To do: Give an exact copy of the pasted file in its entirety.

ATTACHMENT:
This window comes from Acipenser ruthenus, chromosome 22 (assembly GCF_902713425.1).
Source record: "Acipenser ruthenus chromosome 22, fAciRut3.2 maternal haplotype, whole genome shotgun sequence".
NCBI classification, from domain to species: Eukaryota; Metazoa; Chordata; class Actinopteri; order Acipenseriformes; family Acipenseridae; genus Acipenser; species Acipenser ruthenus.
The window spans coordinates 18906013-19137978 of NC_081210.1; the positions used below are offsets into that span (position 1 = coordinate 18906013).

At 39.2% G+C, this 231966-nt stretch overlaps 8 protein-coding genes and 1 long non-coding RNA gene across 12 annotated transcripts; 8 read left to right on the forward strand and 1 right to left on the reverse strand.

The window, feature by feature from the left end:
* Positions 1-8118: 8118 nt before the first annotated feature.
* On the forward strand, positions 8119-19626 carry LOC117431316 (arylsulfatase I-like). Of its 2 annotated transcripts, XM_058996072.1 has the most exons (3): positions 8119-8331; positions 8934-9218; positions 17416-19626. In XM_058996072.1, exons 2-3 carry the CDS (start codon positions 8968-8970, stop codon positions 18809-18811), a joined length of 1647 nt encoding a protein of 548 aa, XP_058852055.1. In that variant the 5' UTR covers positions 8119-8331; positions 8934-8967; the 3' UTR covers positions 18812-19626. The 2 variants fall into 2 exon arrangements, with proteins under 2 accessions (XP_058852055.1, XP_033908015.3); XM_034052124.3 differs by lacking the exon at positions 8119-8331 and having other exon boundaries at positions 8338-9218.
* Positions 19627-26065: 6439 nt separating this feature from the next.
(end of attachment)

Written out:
This window comes from Acipenser ruthenus, chromosome 22 (assembly GCF_902713425.1).
Source record: "Acipenser ruthenus chromosome 22, fAciRut3.2 maternal haplotype, whole genome shotgun sequence".
NCBI classification, from domain to species: Eukaryota; Metazoa; Chordata; class Actinopteri; order Acipenseriformes; family Acipenseridae; genus Acipenser; species Acipenser ruthenus.
The window spans coordinates 18906013-19137978 of NC_081210.1; the positions used below are offsets into that span (position 1 = coordinate 18906013).

At 39.2% G+C, this 231966-nt stretch overlaps 8 protein-coding genes and 1 long non-coding RNA gene across 12 annotated transcripts; 8 read left to right on the forward strand and 1 right to left on the reverse strand.

The window, feature by feature from the left end:
* Positions 1-8118: 8118 nt before the first annotated feature.
* On the forward strand, positions 8119-19626 carry LOC117431316 (arylsulfatase I-like). Of its 2 annotated transcripts, XM_058996072.1 has the most exons (3): positions 8119-8331; positions 8934-9218; positions 17416-19626. In XM_058996072.1, exons 2-3 carry the CDS (start codon positions 8968-8970, stop codon positions 18809-18811), a joined length of 1647 nt encoding a protein of 548 aa, XP_058852055.1. In that variant the 5' UTR covers positions 8119-8331; positions 8934-8967; the 3' UTR covers positions 18812-19626. The 2 variants fall into 2 exon arrangements, with proteins under 2 accessions (XP_058852055.1, XP_033908015.3); XM_034052124.3 differs by lacking the exon at positions 8119-8331 and having other exon boundaries at positions 8338-9218.
* Positions 19627-26065: 6439 nt separating this feature from the next.